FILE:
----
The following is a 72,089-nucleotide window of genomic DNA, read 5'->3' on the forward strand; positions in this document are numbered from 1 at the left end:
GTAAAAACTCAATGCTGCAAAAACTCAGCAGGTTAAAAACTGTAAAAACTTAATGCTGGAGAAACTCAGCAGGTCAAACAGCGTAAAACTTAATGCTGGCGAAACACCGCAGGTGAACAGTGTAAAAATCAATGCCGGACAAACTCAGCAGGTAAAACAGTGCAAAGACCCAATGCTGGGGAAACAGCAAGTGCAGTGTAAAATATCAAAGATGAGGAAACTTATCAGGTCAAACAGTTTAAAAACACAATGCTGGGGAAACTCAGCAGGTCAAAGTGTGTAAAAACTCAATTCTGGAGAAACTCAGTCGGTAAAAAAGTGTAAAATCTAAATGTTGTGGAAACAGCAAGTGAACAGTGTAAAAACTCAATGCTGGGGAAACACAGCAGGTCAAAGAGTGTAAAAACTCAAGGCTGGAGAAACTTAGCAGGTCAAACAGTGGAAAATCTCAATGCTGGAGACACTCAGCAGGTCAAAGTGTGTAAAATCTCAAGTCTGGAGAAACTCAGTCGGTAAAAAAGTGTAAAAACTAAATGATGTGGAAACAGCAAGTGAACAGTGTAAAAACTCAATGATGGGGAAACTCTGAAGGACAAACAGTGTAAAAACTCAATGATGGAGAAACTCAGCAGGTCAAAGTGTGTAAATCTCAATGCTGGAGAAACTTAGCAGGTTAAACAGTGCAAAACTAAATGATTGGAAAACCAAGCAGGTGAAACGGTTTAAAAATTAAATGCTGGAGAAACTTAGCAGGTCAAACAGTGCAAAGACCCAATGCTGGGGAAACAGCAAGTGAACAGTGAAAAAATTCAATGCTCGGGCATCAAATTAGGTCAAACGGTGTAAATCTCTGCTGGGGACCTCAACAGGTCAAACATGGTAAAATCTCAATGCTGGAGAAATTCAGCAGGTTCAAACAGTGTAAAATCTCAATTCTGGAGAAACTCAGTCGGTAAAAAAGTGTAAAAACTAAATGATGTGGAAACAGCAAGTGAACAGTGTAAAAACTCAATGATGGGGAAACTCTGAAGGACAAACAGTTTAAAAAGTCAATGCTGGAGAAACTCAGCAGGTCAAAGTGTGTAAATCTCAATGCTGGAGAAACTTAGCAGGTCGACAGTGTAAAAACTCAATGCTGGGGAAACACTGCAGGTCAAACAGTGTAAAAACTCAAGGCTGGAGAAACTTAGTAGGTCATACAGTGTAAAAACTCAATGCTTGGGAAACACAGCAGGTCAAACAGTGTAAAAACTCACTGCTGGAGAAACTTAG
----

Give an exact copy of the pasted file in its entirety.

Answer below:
The following is a 72,089-nucleotide window of genomic DNA, read 5'->3' on the forward strand; positions in this document are numbered from 1 at the left end:
GTAAAAACTCAATGCTGCAAAAACTCAGCAGGTTAAAAACTGTAAAAACTTAATGCTGGAGAAACTCAGCAGGTCAAACAGCGTAAAACTTAATGCTGGCGAAACACCGCAGGTGAACAGTGTAAAAATCAATGCCGGACAAACTCAGCAGGTAAAACAGTGCAAAGACCCAATGCTGGGGAAACAGCAAGTGCAGTGTAAAATATCAAAGATGAGGAAACTTATCAGGTCAAACAGTTTAAAAACACAATGCTGGGGAAACTCAGCAGGTCAAAGTGTGTAAAAACTCAATTCTGGAGAAACTCAGTCGGTAAAAAAGTGTAAAATCTAAATGTTGTGGAAACAGCAAGTGAACAGTGTAAAAACTCAATGCTGGGGAAACACAGCAGGTCAAAGAGTGTAAAAACTCAAGGCTGGAGAAACTTAGCAGGTCAAACAGTGGAAAATCTCAATGCTGGAGACACTCAGCAGGTCAAAGTGTGTAAAATCTCAAGTCTGGAGAAACTCAGTCGGTAAAAAAGTGTAAAAACTAAATGATGTGGAAACAGCAAGTGAACAGTGTAAAAACTCAATGATGGGGAAACTCTGAAGGACAAACAGTGTAAAAACTCAATGATGGAGAAACTCAGCAGGTCAAAGTGTGTAAATCTCAATGCTGGAGAAACTTAGCAGGTTAAACAGTGCAAAACTAAATGATTGGAAAACCAAGCAGGTGAAACGGTTTAAAAATTAAATGCTGGAGAAACTTAGCAGGTCAAACAGTGCAAAGACCCAATGCTGGGGAAACAGCAAGTGAACAGTGAAAAAATTCAATGCTCGGGCATCAAATTAGGTCAAACGGTGTAAATCTCTGCTGGGGACCTCAACAGGTCAAACATGGTAAAATCTCAATGCTGGAGAAATTCAGCAGGTTCAAACAGTGTAAAATCTCAATTCTGGAGAAACTCAGTCGGTAAAAAAGTGTAAAAACTAAATGATGTGGAAACAGCAAGTGAACAGTGTAAAAACTCAATGATGGGGAAACTCTGAAGGACAAACAGTTTAAAAAGTCAATGCTGGAGAAACTCAGCAGGTCAAAGTGTGTAAATCTCAATGCTGGAGAAACTTAGCAGGTCGACAGTGTAAAAACTCAATGCTGGGGAAACACTGCAGGTCAAACAGTGTAAAAACTCAAGGCTGGAGAAACTTAGTAGGTCATACAGTGTAAAAACTCAATGCTTGGGAAACACAGCAGGTCAAACAGTGTAAAAACTCACTGCTGGAGAAACTTAG